The boxer, as portrayed in film, embodies the virile working-class hero who seeks unrelenting power and control at the expense of his personal well-being and often his relationships with others. During his struggle for social acceptance and dominance, his body—viciously wounded—is commoditized as a disposable byproduct of the sport. He is faced with balancing his competitive individualism and title-seeking quest with self-sacrifice for the common good. Within the boxing ring, he stands alone feeling isolated, exposed, and embattled. However, the utter brutality and hardship associated with boxing is borne not only by the pugilist, but also by those around him. He struggles with both public and private matters that motivate him to become a prizefighter. Boxing films are not merely about one’s rise and fall, but about “exposing the body in order to reveal the fundamental struggles of the soul” (Grindon, 2011). In addition to navigating these internal conflicts, he commonly experiences a masculinity crisis involving his romantic affairs with women. The masculine traits of a boxer entice him to remain loyal to the manly ethos of his profession. On the other hand, this often comes at the expense of successfully courting a woman. Thus, the two are constantly at odds from beginning to end. These are merely a few ways in which the pugilist grapples with his identity issues and struggles for acceptance.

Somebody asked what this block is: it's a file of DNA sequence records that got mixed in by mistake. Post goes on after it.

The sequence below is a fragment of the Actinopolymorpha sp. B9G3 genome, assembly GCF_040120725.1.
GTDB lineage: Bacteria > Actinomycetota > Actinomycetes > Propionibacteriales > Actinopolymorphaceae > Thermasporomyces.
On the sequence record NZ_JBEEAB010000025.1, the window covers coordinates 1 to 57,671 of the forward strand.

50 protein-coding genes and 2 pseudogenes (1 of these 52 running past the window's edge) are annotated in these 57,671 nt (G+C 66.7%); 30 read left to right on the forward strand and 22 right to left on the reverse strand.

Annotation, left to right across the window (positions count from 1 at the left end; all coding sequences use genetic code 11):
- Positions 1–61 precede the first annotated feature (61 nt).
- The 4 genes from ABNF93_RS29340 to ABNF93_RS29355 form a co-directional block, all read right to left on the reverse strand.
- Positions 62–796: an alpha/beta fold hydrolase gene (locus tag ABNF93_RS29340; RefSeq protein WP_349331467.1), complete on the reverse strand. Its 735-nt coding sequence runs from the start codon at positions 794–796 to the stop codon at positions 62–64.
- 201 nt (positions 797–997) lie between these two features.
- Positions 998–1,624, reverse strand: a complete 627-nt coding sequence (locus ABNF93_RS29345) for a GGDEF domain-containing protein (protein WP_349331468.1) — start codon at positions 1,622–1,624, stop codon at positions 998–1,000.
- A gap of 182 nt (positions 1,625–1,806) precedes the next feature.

As one of Hollywood’s most admired sports films, Martin Scorsese’s Raging Bull (1980) explores the troubled life of a boxer and batterer whose self-destructive tendencies ruin his body and alienate those closest to him. Jake LaMotta—a volatile, beastly personality both in and out of the ring—is a repugnant and unlikeable protagonist whose violent nature appears throughout every facet of his personal and professional life. He prefers to use physical action to protect his insecurities and shortcomings as a boxer, husband, father, and brother. As a result of his emotional immaturity, LaMotta channels his internal anger from his personal life into the ring when fighting opponents. While the actual boxing matches are abbreviated in the film, they serve as the vehicle for depicting LaMotta’s issues with sexuality, ethnicity, violence, working-class life, and self-esteem, among others. Through jealousy, paranoia, and fear, LaMotta destroys all of his relationships and becomes a bloated ex-champ whose life spirals out of control.